Sunday, January 16, 2022

Are you sure you want to use MMAP in your database management system?

Many database management systems carefully manage disk I/O operations and explicitly cache pages in main memory. Operating systems implement a page cache to speed up recurring disk accesses as well, and even allow transparent access to disk files through the mmap system call. Why do most database systems then even implement I/O handling and a caching component if the OS provides these features through mmap? Andrew Pavlo, Andrew Crotty, and myself tried to answer this question in a CIDR 2022 paper. This is quite a contentious question as the Hacker News discussion of the paper shows.

The paper argues that using mmap in database systems is almost always a bad idea. To implement transactions and crash recovery with mmap, the DBMS has to write any change out-of-place because there is no way to prevent write back of a particular page. This makes it impossible to implement classical ARIES-style transactions. Furthermore, data access through mmap can take a handful of nanoseconds (if the data is in the CPU cache) or milliseconds (if it's on disk). If a page is not cached, it will be read through a synchronous page fault and there is no interface for asynchronous I/O. I/O errors, on the other hand, are communicated through signals rather than a local error code. These problems are caused by mmap's interface, which is too high-level and does not give the database system enough control.

In addition to discussing these interface problems, the paper also shows that Linux' page cache and mmap implementation cannot achieve the bandwidth of modern storage devices. One PCIe 4.0 NVMe SSD can read over 6 GB/s and upcoming PCIe 5.0 SSDs will almost double this number. To achieve this performance, one needs to schedule hundreds or even thousands (if one has multiple SSDs) of concurrent I/O requests. Doing this in a synchronous fashion by starting hundreds of threads will not work well. Other kernel-level performance issues are single-threaded page eviction and TLB shootdowns. Overall, this is an example of OS evolution lagging behind hardware evolution.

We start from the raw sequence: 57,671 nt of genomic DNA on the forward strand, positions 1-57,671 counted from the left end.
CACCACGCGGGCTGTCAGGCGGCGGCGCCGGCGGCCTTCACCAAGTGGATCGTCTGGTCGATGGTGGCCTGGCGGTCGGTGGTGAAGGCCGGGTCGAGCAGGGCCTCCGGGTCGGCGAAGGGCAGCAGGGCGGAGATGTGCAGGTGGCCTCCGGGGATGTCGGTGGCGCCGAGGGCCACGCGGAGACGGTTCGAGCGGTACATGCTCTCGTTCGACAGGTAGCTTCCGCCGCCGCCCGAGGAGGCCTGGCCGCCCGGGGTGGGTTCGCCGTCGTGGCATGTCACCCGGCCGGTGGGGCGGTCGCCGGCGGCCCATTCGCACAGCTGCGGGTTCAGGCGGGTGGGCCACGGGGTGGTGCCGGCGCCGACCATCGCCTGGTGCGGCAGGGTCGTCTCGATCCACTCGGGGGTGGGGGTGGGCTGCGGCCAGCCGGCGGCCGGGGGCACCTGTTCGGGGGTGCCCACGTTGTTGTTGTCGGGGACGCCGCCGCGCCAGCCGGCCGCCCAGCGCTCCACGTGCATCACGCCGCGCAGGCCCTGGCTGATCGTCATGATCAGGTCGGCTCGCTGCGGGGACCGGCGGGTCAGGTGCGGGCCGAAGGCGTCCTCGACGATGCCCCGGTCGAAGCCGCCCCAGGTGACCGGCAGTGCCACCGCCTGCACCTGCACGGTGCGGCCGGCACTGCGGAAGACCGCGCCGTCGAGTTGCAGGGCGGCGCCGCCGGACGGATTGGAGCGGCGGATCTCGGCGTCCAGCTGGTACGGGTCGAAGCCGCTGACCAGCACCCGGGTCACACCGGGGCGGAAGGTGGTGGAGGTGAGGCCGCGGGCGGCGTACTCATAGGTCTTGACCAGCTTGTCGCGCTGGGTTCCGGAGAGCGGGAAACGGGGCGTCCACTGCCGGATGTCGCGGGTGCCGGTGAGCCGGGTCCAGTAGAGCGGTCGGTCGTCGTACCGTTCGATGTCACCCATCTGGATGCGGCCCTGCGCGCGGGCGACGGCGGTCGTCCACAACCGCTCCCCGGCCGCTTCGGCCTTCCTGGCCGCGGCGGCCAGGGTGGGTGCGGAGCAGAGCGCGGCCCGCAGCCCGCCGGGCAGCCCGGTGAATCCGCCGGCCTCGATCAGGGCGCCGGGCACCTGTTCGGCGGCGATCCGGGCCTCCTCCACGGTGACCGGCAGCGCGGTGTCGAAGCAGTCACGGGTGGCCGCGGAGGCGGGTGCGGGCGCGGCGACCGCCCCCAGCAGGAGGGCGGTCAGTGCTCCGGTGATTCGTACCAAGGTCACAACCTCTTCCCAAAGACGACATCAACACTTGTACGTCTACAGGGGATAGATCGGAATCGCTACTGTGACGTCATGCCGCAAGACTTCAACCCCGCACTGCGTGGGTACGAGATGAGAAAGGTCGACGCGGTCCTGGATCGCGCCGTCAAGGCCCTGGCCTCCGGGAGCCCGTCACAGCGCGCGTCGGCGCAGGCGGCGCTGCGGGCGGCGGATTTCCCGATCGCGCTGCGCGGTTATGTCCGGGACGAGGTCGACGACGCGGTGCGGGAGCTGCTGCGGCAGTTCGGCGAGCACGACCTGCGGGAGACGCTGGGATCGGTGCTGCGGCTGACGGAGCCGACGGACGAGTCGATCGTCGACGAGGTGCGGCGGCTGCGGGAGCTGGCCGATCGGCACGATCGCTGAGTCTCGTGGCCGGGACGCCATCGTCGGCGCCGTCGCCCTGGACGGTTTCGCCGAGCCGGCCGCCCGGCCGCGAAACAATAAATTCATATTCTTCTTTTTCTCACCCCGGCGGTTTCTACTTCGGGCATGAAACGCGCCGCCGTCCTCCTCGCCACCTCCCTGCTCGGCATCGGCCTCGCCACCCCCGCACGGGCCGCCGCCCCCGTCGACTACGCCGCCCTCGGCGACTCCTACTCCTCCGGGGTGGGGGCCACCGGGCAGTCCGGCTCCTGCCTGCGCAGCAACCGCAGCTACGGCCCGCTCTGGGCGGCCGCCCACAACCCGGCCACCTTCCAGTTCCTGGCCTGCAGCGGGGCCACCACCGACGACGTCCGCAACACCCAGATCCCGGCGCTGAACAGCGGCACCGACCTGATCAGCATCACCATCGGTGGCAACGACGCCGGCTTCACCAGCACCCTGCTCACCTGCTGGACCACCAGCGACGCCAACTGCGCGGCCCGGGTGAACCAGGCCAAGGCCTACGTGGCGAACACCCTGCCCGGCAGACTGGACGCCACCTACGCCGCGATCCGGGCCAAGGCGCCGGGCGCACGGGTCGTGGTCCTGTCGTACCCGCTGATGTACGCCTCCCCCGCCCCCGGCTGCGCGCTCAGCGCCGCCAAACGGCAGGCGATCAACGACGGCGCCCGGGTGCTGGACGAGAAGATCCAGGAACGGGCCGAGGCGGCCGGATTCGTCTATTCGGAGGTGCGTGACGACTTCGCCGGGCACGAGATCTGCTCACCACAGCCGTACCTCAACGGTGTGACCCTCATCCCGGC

The OS has one big advantage over the DBMS though: it has control over the page table. Once a page is mapped, accessing it becomes transparent and as fast as ordinary memory. Any manually-implemented buffer manager, in contrast, will have some form of indirection, which causes some overhead. Pointer swizzling as implemented in LeanStore and Umbra is a fast alternative but is also more difficult to implement than a traditional buffer manager and only supports tree-like data structures. Therefore, an interesting question is whether it would be possible to have an mmap-like interface, but with more control and better performance. Generally I believe this kind of research between different areas should be more common.


No comments:

Post a Comment